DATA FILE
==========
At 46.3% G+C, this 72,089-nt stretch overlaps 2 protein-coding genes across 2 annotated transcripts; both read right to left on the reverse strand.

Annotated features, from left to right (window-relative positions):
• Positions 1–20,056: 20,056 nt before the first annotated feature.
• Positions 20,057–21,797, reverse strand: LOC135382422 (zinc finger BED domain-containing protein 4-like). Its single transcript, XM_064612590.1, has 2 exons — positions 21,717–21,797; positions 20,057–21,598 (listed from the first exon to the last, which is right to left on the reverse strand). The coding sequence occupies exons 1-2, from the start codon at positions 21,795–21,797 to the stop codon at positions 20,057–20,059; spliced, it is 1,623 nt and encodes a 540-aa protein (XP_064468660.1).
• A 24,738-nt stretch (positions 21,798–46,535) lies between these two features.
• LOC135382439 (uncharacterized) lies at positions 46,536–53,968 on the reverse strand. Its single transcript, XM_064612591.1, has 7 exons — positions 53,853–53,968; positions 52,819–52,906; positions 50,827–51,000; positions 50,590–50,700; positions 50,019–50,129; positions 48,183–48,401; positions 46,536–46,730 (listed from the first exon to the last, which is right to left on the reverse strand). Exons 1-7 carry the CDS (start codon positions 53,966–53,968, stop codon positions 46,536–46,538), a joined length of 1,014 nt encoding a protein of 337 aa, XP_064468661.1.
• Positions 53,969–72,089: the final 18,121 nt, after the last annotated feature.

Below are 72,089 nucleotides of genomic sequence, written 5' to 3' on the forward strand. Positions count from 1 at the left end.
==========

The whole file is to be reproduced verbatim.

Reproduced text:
At 46.3% G+C, this 72,089-nt stretch overlaps 2 protein-coding genes across 2 annotated transcripts; both read right to left on the reverse strand.

Annotated features, from left to right (window-relative positions):
• Positions 1–20,056: 20,056 nt before the first annotated feature.
• Positions 20,057–21,797, reverse strand: LOC135382422 (zinc finger BED domain-containing protein 4-like). Its single transcript, XM_064612590.1, has 2 exons — positions 21,717–21,797; positions 20,057–21,598 (listed from the first exon to the last, which is right to left on the reverse strand). The coding sequence occupies exons 1-2, from the start codon at positions 21,795–21,797 to the stop codon at positions 20,057–20,059; spliced, it is 1,623 nt and encodes a 540-aa protein (XP_064468660.1).
• A 24,738-nt stretch (positions 21,798–46,535) lies between these two features.
• LOC135382439 (uncharacterized) lies at positions 46,536–53,968 on the reverse strand. Its single transcript, XM_064612591.1, has 7 exons — positions 53,853–53,968; positions 52,819–52,906; positions 50,827–51,000; positions 50,590–50,700; positions 50,019–50,129; positions 48,183–48,401; positions 46,536–46,730 (listed from the first exon to the last, which is right to left on the reverse strand). Exons 1-7 carry the CDS (start codon positions 53,966–53,968, stop codon positions 46,536–46,538), a joined length of 1,014 nt encoding a protein of 337 aa, XP_064468661.1.
• Positions 53,969–72,089: the final 18,121 nt, after the last annotated feature.

Below are 72,089 nucleotides of genomic sequence, written 5' to 3' on the forward strand. Positions count from 1 at the left end.